West Coast Expedition
July 20 - August 30, 2002
West Coast of North America
July 28, 2002: Day #9
Log Entry: On Sunday, July 28, 2002, we undertook the first of three dives at GR-14, the Sea Cliff Hydrothermal Field on the northern Gorda Ridge. This site was first discovered in 1988, and was first visited by the Tiburon in 2000. It is an unusual site because it is located off axis, and it sits along the west-facing wall of a linear ridge that rises 300 meters above the rift axis. The dive included several goals: First, we hoped to characterize the hydrothermal field more completely, from a physiographic, chemical, and biological perspective. Second, we wanted to establish if the field is evolving over time. Finally, we hoped to map structures that could be associated with the hydrothermal site.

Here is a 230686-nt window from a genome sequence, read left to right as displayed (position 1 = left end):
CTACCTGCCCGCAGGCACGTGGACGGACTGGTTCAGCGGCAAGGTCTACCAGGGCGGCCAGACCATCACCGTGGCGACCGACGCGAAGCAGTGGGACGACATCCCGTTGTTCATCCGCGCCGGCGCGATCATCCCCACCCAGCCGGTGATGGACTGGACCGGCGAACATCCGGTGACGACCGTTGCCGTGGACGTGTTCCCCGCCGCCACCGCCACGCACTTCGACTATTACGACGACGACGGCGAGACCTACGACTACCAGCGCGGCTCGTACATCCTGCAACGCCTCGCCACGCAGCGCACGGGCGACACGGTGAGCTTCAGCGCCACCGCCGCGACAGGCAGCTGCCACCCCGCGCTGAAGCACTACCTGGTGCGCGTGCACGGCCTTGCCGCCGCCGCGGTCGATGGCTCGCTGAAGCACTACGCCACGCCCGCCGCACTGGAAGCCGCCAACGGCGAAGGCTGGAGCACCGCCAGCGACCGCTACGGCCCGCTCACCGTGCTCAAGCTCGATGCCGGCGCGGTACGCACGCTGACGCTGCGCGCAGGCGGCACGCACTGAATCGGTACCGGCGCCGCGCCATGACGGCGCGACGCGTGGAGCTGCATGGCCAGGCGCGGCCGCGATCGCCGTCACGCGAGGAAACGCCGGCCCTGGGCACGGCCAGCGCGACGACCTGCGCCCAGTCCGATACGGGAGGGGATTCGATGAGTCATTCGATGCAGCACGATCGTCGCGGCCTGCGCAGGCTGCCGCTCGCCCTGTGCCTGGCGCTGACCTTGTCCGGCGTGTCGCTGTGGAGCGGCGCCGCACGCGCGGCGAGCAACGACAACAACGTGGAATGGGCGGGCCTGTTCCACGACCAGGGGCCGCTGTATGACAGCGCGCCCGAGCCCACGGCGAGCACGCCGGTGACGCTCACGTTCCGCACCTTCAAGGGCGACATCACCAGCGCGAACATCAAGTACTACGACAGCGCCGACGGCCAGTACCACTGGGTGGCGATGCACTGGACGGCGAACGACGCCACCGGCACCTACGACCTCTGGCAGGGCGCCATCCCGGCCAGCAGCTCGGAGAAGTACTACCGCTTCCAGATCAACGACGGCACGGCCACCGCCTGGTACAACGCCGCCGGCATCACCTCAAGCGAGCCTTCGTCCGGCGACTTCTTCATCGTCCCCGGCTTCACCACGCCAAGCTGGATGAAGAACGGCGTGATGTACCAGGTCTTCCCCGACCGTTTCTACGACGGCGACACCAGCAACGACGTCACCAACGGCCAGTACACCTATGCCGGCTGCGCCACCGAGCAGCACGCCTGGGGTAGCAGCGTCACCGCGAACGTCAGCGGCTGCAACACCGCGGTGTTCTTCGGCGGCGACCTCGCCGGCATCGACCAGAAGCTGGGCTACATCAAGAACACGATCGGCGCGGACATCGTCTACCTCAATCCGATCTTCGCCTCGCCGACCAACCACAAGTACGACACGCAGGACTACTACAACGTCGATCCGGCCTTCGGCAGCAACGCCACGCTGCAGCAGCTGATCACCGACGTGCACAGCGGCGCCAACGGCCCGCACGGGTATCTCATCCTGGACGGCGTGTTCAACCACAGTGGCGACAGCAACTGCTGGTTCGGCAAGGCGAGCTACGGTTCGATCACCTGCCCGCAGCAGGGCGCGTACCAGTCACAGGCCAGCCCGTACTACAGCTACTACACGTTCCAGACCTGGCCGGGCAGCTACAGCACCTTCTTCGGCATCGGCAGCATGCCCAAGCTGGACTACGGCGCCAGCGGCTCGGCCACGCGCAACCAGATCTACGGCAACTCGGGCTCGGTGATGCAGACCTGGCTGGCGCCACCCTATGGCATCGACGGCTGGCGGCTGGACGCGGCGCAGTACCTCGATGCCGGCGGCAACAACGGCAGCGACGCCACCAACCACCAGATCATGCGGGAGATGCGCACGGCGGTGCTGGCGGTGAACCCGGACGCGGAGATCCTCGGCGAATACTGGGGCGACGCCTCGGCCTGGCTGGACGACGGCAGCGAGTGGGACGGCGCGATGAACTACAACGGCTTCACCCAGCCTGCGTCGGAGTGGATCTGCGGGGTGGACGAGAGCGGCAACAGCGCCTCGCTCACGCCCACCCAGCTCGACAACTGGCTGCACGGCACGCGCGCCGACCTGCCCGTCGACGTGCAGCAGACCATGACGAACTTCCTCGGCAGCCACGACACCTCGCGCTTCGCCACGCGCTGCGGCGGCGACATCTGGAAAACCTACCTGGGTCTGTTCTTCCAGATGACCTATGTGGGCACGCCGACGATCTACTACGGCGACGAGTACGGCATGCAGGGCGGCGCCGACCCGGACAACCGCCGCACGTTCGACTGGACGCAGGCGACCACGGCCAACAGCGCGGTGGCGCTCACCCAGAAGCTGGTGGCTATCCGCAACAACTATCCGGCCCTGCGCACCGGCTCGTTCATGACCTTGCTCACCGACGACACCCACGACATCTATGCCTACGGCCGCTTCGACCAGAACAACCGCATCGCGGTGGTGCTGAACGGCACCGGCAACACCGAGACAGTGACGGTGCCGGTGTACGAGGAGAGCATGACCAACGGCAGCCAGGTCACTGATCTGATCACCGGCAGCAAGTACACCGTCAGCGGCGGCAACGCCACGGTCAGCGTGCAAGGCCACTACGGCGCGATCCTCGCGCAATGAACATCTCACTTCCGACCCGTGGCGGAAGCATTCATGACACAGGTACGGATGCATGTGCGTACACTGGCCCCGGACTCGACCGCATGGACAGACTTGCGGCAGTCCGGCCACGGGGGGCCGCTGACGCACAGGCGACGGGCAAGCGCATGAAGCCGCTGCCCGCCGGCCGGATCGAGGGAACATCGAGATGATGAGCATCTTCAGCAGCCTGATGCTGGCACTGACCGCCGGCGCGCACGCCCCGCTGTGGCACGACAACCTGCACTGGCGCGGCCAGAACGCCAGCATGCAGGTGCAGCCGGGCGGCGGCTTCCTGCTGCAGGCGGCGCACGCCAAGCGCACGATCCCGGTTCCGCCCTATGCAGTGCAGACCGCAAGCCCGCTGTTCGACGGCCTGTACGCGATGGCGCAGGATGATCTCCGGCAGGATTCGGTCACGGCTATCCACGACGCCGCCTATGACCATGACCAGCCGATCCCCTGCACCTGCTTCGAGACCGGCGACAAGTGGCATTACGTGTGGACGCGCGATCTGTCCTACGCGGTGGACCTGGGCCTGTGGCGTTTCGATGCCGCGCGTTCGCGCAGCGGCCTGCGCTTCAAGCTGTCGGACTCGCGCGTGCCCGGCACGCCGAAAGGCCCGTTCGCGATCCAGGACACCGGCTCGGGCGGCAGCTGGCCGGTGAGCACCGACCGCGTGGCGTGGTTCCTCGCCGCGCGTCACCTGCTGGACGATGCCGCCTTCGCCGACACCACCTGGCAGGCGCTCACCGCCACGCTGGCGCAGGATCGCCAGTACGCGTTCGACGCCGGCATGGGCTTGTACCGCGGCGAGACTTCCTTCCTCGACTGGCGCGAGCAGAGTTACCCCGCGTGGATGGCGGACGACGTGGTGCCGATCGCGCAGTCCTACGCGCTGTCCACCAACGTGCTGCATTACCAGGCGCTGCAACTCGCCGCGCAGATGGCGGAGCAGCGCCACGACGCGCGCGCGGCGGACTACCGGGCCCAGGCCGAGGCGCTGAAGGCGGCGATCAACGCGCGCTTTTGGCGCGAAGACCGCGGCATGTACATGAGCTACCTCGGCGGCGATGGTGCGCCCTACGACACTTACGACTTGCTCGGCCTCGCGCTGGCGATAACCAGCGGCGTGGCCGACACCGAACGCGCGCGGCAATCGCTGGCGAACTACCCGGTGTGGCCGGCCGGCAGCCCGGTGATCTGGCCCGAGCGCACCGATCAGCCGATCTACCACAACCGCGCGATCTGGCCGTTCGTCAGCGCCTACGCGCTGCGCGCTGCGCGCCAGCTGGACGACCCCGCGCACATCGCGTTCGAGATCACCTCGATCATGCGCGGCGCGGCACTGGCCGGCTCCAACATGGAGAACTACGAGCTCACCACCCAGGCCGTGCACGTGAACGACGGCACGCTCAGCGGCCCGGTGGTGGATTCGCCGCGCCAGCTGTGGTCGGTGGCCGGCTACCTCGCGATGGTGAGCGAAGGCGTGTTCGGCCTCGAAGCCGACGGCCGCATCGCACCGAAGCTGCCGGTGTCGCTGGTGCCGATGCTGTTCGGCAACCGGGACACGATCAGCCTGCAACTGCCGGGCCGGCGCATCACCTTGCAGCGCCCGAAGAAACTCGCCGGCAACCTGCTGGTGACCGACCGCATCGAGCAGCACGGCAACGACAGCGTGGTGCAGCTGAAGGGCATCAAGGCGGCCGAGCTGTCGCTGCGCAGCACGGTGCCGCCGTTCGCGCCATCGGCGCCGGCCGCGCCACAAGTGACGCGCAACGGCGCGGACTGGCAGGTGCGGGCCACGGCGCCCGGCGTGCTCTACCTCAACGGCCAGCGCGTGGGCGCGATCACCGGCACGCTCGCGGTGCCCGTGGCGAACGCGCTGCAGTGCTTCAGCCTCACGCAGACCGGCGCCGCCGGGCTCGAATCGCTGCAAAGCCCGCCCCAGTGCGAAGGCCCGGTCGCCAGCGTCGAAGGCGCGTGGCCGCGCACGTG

Today's observations revealed that the field is very vigorous. Many of the chimneys we observed and sampled in 2000 remain active two years later. Furthermore, we discovered several new chimneys, that hadn't been active before. We collected water samples and measured temperatures at two of the vents. Also, we made a large collection of vent fauna, and recovered some 15 geological samples. In addition, we deployed 3 "HOBOs", temperature probes that will record vent temperatures for several days.
At the end of today's dive we made a lengthy transect to the east from the hydrothermal field. The transect was approximately 1.5 kilometers long and crossed several faults. None of these revealed any evidence of hydrothermal activity. The offsets on these faults were far less than those at Sea Cliff, and they do not reveal the same level of faulting intensity. This suggests that hydrothermal vents such as those seen at GR-14 require deep, more active faults to accommodate fluid flow.
Another of the observations made today was that the linear ridge exhibits distinct episodes of volcanic activity. Some of the lavas appear to have been faulted and tilted after they erupted. Overlying them are more recent pillow lavas that appear to have flowed down the side of the tilted block. It is not known if this later activity may have influenced the present hydrothermal system. However, both generations of lava appear to be relatively old.
-- Jim McClain